Windows Store-apps: WinRT XAML vs. Silverlight XAML

This post is part of a series about creating Windows Store-apps with XAML and C#. Find the Content of the series here:

Windows Store-apps with XAML and C# blog-series

Last weekend I’ve finished the XAML-chapter of my upcoming book about developing Windows Store-apps with XAML and C#. I want to share the things that you should know about the WinRT XAML – the way I call it here – if you’re familiar with Silverlight or WPF.

The WinRT XAML is much like the XAML we know from Silverlight. But there are some differences in WinRT XAML:

  • the way you use your custom namespaces is different
  • there are some missing things (TypeConverters, Custom MarkupExtensions)

Let’s look at the two parts

Use custom namespaces

There are two ways in XAML to use a namespace:

  • 1:1-Namespace-Mapping
  • 1:n-Namespace-Mapping

Read the difference for both in Silverlight- and WinRT-XAML below.

The 1:1-Namespace-Mapping

Let’s assume you’ve the following class:

namespace UIRocker.Special
{
  public class WindowsEight
  {
    public bool IsGreat { get; set; }
  }
}

To use this class in Silverlight-XAML, you’ve to add an Namespace-Mapping like this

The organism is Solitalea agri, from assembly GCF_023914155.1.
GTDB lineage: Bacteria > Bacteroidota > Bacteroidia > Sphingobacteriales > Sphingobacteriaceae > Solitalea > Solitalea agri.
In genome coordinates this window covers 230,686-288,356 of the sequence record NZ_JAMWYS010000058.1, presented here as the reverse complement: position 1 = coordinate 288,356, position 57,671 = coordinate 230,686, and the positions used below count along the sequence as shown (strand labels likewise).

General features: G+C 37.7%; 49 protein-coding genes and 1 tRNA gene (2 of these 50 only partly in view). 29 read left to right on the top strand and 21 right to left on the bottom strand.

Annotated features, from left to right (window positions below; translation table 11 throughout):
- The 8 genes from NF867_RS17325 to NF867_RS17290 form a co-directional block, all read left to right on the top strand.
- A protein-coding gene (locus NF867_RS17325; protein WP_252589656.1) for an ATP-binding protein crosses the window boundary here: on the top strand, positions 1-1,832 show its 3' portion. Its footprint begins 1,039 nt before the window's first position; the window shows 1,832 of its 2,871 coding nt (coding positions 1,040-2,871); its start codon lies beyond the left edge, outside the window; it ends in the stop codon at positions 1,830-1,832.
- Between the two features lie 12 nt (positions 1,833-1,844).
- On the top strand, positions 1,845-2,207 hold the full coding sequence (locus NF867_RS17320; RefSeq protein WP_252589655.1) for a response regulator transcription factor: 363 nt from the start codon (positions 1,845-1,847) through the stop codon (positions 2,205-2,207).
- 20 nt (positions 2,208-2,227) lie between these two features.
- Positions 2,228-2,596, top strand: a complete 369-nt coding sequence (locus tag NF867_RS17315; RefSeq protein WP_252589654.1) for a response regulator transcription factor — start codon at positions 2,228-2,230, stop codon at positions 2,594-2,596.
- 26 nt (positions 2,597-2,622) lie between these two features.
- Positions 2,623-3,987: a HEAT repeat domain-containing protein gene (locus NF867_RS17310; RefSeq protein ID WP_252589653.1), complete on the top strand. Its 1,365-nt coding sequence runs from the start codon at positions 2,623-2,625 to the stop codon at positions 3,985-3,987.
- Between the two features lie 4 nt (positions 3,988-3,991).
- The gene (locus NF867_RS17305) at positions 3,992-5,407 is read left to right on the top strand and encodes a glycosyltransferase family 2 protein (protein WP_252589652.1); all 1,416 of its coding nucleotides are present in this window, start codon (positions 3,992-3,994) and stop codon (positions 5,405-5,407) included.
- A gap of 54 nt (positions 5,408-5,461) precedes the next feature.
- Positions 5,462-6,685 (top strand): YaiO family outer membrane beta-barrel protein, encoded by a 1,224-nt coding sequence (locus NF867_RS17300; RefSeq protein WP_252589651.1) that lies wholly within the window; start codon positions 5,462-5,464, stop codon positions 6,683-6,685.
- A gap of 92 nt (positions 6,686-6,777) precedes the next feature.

xmlns:rocker="clr-namespace:UIRocker.Special"

or like this if the CLR-Namespace is in another assembly than the XAML-file containing the Namespace-Mapping below: 

xmlns:rocker="clr-namespace:UIRocker.Special;
assembly=UIRockerLib"

With the Namespace-Mapping the classes from that Namespaces can be used with the chosen alias. The alias is “rocker” in the snippets above, so the WindowsEight-class can be used as below:

<rocker:WindowsEight IsGreat="True"/>

In WinRT-XAML you’re using the class in the same way as above, but the way of creating the Namespace-Mapping is different. Instead of using the syntax with “clr-namespace…” you use:

xmlns:rocker="using:UIRocker.Special"

You don’t care if the Namespace UIRocker.Special is in another assembly as the XAML-file or not. This works exactly the same way as the using-directive in C#, where you also don’t care if the Namespace is in another assembly than the .cs-File or not. So, great improvement, but creates a little incompability with Silverlight-XAML.

The 1:n-Namespace-Mapping with XmlnsDefinition-Attribute

The Namespace-Mappings above have been 1:1-Mappings. One XML-Namespace was mapped to one Silverlight/WinRT-Namespace.

In Silverlight-XAML you can create a 1:n-Namespace-Mapping by placing the XmlnsDefinitionAttribute (Namespace: System.Windows.Markup) on your assemblies like this:

[assembly: XmlnsDefinition(
 "http://thomasclaudiushuber.com/","UIRocker.Special")]
[assembly: XmlnsDefinition(
  "http://thomasclaudiushuber.com/", "UIRocker.Mvvm")]

Classes out of the Namespaces UIRocker.Special and UIRocker.Mvvm can be used in XAML with one alias by making a 1:n-Namespace-Mapping like this:

xmlns:rocker="http://thomasclaudiushuber.com/"  

Unfortunately in WinRT-XAML there is no possibility for a 1:n-Mapping. The Namespace Windows.UI.Xaml.Markup contains a XmlnsDefinition, but it’s not an attribute, it’s a struct and therefore not usable.